Pregnancy Week 49: What If You Decide Not To Go Back To Work?

woman playing with a baby

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Having a baby changes your life in a major way. So major that some women we know have a complete change of heart when it comes to their jobs and careers. The decision can be gradual or sudden, happen during pregnancy or maternity leave, and of course, even months after you return to work.
For Lindsey, it happened when she became pregnant with her second baby. 

I was working at Sesame Workshop, an educational media non-profit, during my first and second pregnancies. I felt uncomfortable sharing my first pregnancy with my colleagues as I hadn’t been working at the company for very long and worried how they would view the impending maternity leave which began one year after my start date. 

I felt more comfortable telling my supervisor about the second pregnancy as I had been at the company for more than two years by that point and I was more aware of the number of other pregnant women and new mothers at the company.

I returned to work after my first baby was born but I did not return after the birth of my second. I didn’t expect to return after the second was born but I waited until partway through my leave to tell my manager I wasn’t returning; I wanted to be sure everything was going as planned at home (logistically, financially, health-wise) before giving my notice and I also wanted the health insurance coverage during my leave. 

Everyone’s reasons for deciding to leave work are different, but Lindsey’s story shares a lot in common with other women we spoke to:

There were two main reasons for not returning after my second baby was born. The first was that I wanted to stay home. I was very sad that I had been away from my first son 10 hours a day for the first two years of his life. I felt envious of the nanny who was taking care of him. 

Secondly, we were moving away from New York City — while my husband does a two-hour commute each way, I did not want to do this — it wasn’t worth it for the job and salary.

Financial issues were a significant factor and influenced our decision to leave New York City. Child care for two little ones was expensive, a larger apartment was expensive, and most importantly for me — I prefered to be home with my little ones rather than going to work. When we had one child, the prospect of me staying home was not viable, when we had two, it was easier to justify this decision.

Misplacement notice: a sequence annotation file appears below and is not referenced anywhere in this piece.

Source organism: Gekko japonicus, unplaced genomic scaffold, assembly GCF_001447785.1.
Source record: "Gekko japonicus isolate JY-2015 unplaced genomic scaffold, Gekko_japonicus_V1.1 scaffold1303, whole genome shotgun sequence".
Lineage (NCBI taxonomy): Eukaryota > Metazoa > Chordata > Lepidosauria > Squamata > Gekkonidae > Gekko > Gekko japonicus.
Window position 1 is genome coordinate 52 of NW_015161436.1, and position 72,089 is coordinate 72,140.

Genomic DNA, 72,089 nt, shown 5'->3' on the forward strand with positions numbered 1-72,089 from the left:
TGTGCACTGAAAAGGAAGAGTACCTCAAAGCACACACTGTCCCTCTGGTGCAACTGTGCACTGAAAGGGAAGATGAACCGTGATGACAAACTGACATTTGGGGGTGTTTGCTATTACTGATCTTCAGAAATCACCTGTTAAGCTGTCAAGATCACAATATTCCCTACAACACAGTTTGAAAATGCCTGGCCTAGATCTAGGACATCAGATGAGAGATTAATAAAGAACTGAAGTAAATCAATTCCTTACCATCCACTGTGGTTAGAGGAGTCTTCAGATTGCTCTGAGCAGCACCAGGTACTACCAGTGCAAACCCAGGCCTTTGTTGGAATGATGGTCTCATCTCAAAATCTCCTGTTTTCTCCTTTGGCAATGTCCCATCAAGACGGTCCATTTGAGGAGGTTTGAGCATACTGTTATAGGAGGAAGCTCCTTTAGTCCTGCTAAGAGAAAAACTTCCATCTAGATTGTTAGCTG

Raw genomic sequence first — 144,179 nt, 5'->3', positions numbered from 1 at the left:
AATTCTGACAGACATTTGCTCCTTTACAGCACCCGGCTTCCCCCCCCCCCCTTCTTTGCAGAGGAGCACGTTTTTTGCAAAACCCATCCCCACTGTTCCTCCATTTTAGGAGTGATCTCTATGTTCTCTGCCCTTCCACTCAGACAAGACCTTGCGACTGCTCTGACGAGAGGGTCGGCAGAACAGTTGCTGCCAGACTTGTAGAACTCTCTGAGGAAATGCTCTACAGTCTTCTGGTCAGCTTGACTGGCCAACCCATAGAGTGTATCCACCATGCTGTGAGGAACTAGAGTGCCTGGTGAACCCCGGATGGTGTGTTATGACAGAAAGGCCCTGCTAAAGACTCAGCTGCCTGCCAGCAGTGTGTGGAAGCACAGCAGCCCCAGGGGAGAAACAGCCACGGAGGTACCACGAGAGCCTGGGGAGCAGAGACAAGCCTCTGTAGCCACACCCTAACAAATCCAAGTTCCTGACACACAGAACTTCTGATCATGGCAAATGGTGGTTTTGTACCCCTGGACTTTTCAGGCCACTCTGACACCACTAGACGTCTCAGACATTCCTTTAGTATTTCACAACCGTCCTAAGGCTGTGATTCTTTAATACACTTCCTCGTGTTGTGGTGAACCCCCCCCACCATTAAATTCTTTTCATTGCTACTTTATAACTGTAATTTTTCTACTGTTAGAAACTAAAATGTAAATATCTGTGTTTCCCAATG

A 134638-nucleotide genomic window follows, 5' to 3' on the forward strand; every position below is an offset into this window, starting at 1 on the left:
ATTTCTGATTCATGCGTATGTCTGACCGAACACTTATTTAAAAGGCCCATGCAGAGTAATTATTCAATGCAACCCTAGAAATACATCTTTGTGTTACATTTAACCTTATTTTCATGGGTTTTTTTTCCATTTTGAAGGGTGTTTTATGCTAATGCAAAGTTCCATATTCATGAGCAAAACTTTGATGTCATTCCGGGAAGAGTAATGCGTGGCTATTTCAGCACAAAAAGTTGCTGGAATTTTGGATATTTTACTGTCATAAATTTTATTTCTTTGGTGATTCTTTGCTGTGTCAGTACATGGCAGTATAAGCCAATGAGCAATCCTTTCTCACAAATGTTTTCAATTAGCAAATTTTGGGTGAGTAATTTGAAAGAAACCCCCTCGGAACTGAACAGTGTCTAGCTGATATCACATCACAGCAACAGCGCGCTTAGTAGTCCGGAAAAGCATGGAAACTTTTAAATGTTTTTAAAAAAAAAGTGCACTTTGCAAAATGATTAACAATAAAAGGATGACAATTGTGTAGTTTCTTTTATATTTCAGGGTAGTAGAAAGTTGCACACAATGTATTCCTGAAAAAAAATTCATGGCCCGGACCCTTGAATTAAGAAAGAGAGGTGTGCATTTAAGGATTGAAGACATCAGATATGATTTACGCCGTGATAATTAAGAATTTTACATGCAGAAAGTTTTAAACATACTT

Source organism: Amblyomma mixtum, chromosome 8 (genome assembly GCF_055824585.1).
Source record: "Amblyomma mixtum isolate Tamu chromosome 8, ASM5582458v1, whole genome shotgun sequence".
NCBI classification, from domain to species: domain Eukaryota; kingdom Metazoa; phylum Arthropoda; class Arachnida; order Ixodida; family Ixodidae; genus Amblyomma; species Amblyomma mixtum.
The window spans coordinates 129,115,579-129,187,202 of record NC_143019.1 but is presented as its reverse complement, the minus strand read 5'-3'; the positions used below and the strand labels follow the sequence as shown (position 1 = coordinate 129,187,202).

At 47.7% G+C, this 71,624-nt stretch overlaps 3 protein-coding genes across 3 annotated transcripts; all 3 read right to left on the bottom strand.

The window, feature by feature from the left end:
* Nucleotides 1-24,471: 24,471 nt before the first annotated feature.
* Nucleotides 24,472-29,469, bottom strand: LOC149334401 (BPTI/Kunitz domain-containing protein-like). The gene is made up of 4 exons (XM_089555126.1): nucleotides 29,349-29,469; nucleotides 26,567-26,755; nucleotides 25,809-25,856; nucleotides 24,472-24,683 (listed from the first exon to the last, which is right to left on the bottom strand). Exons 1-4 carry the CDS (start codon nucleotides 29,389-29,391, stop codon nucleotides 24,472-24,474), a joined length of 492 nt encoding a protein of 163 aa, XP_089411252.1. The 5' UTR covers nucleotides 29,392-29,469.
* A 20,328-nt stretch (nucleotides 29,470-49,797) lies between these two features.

If you decide to change jobs, or not go back to work after maternity leave, be aware that you may have to repay your employer for certain things. As Lindsey says, “I did have to repay salary for the time I was out as I didn’t return but we were covered by my health insurance during this time.” 
While it was a relatively easy decision for Lindsey to stay at home, for other women it is an agonizing choice to leave their careers after they have children. In part, their worry is about what their decisions will look like in hindsight. Lisa Heffernan writes a rather depressing laundry list of regrets when she thinks back on her decision to become a stay-at-home mom at age 33. 
We’re conscious of getting close to “the mommy wars” territory so we’ll leave it here and say that some women are incredibly proud and find great meaning in caretaking for family at home, while for others, it’s simply not the right choice or even a financial possibility. Everyone has to make a decision that’s right for themselves and their families.
To the extent you have a choice, figuring out who you are on this continuum isn’t always easy. Just be aware before you make your decision that there is a middle-ground. Some women change employers to find jobs that are more family-friendly, or take on part-time, flexible, remote work. Some even become entrepreneurs.
Romy, our co-founder, struggled deeply with going back to work after having each of her children. Her advice — no matter how hard it may feel during maternity leave — is to at least go back for four weeks. 
“Even though it can feel impossible, you can’t know what it will be like until you’re in the thick of it. Once you adjust, going to work may be easier, more manageable and less heart-wrenching than you think. You can always quit, but at least you will feel you made a careful decision.”
On the flip side, if you do quit, you can always go back. It’s not always easy to reenter the workforce, but many women do it successfully, particularly if they keep a toe dipped into their careers. Our friend Lisen Stromberg wrote a great book we recommend highly called, “Work. Pause. Thrive.” She reminds us that your career does not need to be a perfect trajectory. You can take a step back when your children are young and still wind up in a great spot.
You’ll meet women who’ve done all kinds of things, so while it can be useful to hear others’ perspectives, ultimately, the voice that’s most important for your decision is the one inside yourself!

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